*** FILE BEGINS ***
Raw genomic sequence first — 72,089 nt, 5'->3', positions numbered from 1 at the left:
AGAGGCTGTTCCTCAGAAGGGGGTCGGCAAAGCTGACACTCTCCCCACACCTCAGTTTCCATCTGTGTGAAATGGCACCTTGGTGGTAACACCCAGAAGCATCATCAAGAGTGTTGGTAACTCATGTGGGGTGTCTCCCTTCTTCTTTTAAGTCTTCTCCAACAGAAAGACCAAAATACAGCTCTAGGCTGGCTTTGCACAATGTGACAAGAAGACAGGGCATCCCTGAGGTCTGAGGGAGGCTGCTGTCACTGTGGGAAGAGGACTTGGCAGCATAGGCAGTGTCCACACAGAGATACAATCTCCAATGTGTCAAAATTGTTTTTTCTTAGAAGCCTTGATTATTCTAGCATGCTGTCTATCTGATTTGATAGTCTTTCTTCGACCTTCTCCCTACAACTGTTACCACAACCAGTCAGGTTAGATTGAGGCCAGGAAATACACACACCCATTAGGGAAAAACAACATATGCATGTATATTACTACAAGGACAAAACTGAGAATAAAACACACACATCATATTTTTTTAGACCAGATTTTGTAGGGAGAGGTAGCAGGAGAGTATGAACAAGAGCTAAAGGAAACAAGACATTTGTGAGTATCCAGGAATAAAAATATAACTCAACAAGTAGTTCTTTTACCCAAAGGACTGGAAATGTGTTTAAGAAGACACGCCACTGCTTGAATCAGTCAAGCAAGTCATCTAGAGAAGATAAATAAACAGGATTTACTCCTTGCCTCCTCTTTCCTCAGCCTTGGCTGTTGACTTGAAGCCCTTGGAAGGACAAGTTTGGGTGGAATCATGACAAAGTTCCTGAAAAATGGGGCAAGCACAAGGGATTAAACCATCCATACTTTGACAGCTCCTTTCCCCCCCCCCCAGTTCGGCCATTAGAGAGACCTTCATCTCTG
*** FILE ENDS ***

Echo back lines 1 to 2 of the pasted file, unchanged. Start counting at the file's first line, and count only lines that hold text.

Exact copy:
Raw genomic sequence first — 72,089 nt, 5'->3', positions numbered from 1 at the left:
AGAGGCTGTTCCTCAGAAGGGGGTCGGCAAAGCTGACACTCTCCCCACACCTCAGTTTCCATCTGTGTGAAATGGCACCTTGGTGGTAACACCCAGAAGCATCATCAAGAGTGTTGGTAACTCATGTGGGGTGTCTCCCTTCTTCTTTTAAGTCTTCTCCAACAGAAAGACCAAAATACAGCTCTAGGCTGGCTTTGCACAATGTGACAAGAAGACAGGGCATCCCTGAGGTCTGAGGGAGGCTGCTGTCACTGTGGGAAGAGGACTTGGCAGCATAGGCAGTGTCCACACAGAGATACAATCTCCAATGTGTCAAAATTGTTTTTTCTTAGAAGCCTTGATTATTCTAGCATGCTGTCTATCTGATTTGATAGTCTTTCTTCGACCTTCTCCCTACAACTGTTACCACAACCAGTCAGGTTAGATTGAGGCCAGGAAATACACACACCCATTAGGGAAAAACAACATATGCATGTATATTACTACAAGGACAAAACTGAGAATAAAACACACACATCATATTTTTTTAGACCAGATTTTGTAGGGAGAGGTAGCAGGAGAGTATGAACAAGAGCTAAAGGAAACAAGACATTTGTGAGTATCCAGGAATAAAAATATAACTCAACAAGTAGTTCTTTTACCCAAAGGACTGGAAATGTGTTTAAGAAGACACGCCACTGCTTGAATCAGTCAAGCAAGTCATCTAGAGAAGATAAATAAACAGGATTTACTCCTTGCCTCCTCTTTCCTCAGCCTTGGCTGTTGACTTGAAGCCCTTGGAAGGACAAGTTTGGGTGGAATCATGACAAAGTTCCTGAAAAATGGGGCAAGCACAAGGGATTAAACCATCCATACTTTGACAGCTCCTTTCCCCCCCCCCCAGTTCGGCCATTAGAGAGACCTTCATCTCTG